What do most career women do after a successful run on Madison Avenue? Catherine Finerty watched her friends settle into the country-club life. She opted instead for Mexico.
60-year-old widow loaded up her car and headed south, what she found at the end of the road was far from what she expected. Finerty settled into a comfortable house just outside of Guadalajara and,
although not a Catholic, she soon immersed herself in Franciscan volunteer work. It wasn't long before she found herself visiting small settlements hidden in the tropical mountains of western Mexico,
and it was in Jesús Maríaso isolated that one could only get there by mule or small planethat she found her new calling: the village nurse.
She insists that 'It's not a story,' but she's wrong. It's quite a story, that of a sixtysomething, retired magazine executive who finds a place where she can be both useful and appreciated. . . . Heat and bugs and no electricity or running water are soon brushed impatiently aside: what Finerty did and what she learned in late middle age is simply mesmerizing and, sometimes, both touching and funny. Brava.
This gem of a book will keep you spellbound as you follow the author through the daily routines, festivals and traditions of the village people. Little by little, she becomes as one with them and gained their respect and love. In the process, Catherine Palmer Finerty discovered what it was that mattered in life.
La Prensa, San Diego
With its bugs and heat, no
phones or running water, the tiny town was hardly a place to enjoy one's retirement years, but Finerty was quickly charmed by the community of Cora Indians and mestizos. Armed with modest supplies, a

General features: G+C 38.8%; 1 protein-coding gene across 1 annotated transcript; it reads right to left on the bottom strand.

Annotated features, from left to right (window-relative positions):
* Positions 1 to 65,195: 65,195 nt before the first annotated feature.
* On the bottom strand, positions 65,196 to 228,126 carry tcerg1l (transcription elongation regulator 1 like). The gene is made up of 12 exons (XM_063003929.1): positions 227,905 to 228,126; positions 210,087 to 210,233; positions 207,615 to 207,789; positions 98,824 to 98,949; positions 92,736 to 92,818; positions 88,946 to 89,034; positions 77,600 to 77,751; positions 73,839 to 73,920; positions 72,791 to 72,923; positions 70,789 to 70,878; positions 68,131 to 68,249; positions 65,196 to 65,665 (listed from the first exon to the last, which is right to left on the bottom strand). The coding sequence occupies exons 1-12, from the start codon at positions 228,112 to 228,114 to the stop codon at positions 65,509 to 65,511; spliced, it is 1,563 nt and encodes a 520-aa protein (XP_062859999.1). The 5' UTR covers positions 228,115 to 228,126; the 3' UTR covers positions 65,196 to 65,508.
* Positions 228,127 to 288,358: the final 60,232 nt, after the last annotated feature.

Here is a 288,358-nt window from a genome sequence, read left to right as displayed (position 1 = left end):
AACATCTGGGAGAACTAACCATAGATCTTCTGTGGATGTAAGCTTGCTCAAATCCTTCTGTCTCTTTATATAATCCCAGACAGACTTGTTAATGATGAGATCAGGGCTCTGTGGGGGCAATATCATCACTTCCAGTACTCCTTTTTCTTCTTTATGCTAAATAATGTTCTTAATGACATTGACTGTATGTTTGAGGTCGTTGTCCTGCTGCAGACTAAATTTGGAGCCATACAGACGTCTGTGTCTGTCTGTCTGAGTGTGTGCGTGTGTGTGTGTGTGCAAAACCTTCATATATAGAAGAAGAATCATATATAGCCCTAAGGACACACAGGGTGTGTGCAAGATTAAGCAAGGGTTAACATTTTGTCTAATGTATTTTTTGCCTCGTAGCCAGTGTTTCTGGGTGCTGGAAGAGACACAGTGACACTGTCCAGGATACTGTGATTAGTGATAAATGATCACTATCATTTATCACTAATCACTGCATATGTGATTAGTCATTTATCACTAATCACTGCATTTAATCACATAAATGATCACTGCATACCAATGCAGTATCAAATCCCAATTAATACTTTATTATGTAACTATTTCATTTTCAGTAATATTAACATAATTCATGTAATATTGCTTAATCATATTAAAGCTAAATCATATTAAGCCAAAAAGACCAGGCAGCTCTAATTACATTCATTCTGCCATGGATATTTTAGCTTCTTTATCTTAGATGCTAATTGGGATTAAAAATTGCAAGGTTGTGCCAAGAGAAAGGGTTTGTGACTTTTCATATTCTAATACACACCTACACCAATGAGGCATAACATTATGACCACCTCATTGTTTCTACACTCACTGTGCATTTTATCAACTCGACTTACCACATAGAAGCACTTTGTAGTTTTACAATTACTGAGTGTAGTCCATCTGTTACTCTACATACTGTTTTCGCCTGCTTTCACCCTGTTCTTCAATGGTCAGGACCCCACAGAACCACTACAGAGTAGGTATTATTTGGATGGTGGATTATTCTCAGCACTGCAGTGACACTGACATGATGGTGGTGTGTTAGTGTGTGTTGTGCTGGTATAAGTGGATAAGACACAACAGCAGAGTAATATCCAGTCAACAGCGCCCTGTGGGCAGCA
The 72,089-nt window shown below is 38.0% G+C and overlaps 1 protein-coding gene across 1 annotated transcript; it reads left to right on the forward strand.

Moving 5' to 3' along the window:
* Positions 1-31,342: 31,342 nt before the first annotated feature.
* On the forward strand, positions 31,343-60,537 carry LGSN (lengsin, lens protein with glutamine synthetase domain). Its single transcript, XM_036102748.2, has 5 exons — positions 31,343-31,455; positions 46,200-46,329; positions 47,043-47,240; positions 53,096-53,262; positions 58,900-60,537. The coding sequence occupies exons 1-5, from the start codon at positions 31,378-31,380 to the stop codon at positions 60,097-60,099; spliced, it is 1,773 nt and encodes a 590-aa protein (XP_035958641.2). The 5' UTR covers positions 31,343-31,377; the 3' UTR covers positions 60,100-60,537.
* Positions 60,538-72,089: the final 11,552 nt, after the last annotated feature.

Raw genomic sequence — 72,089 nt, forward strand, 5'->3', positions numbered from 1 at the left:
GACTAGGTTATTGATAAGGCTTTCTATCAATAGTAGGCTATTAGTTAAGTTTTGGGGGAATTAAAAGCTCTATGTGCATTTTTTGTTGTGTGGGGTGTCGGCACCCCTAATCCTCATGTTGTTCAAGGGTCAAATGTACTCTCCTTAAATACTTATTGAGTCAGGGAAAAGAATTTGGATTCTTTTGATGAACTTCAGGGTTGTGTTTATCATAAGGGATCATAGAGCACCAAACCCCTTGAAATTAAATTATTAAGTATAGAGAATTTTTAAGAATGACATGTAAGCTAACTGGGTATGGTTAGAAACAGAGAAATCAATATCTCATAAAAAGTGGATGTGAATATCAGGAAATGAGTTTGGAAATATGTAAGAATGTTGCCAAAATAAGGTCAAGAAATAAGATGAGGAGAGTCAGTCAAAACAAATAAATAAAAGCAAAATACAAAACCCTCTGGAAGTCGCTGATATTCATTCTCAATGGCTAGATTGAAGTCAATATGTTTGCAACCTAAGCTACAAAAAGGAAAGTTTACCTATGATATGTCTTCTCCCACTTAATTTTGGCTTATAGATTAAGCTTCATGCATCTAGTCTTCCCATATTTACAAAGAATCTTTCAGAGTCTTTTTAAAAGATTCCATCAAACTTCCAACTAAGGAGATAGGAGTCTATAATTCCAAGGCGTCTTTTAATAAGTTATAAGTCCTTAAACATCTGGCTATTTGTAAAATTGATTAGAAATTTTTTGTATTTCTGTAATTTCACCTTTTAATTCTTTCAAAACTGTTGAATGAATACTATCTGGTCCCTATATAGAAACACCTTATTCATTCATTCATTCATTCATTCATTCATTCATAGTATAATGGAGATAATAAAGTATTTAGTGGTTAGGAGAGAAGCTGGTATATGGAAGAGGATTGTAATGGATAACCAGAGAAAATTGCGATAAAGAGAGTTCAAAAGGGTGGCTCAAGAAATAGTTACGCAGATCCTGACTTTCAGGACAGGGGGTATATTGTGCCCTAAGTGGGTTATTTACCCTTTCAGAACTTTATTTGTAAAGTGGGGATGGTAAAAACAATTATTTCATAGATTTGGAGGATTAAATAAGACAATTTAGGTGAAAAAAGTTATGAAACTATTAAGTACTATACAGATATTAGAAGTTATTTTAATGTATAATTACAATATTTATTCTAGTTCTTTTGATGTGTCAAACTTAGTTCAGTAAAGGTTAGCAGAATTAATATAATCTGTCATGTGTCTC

couple of textbooks, and common sense, she found herself delivering first aid, advising on public health, and administering injections. And in a place where people still believed in the power of
shamans, providing health care sometimes required giving in to the magical belief that a hypodermic needle could cure anything.
Finerty's account of her eight years in Jesús María is
both a compelling story of nursing under adverse conditions and a loving portrait of a people and their ways. She shares the joys and sorrows of this isolated world: religious festivals and rites of
passage; the tragedy of illness and death in a place where people still rely on one another as much as medicine; a flash flood that causes such havoc that even less-than-pious village men attend Mass
daily. And she introduces a cast of characters not unlike those in a novel: Padre Domingo and his airborne medical practice; the local bishop, who frowns on Finerty's slacks; Chela, a mestiza from
whom she rents her modest two-room house (complete with scorpions); and the young Cora Indian woman Chuy, from whom she gains insight into her new neighbors.
Blending memoir and travel writing,
In a Village Far from Home takes readers deep into the Sierra Madre to reveal its true treasure: the soul of a people.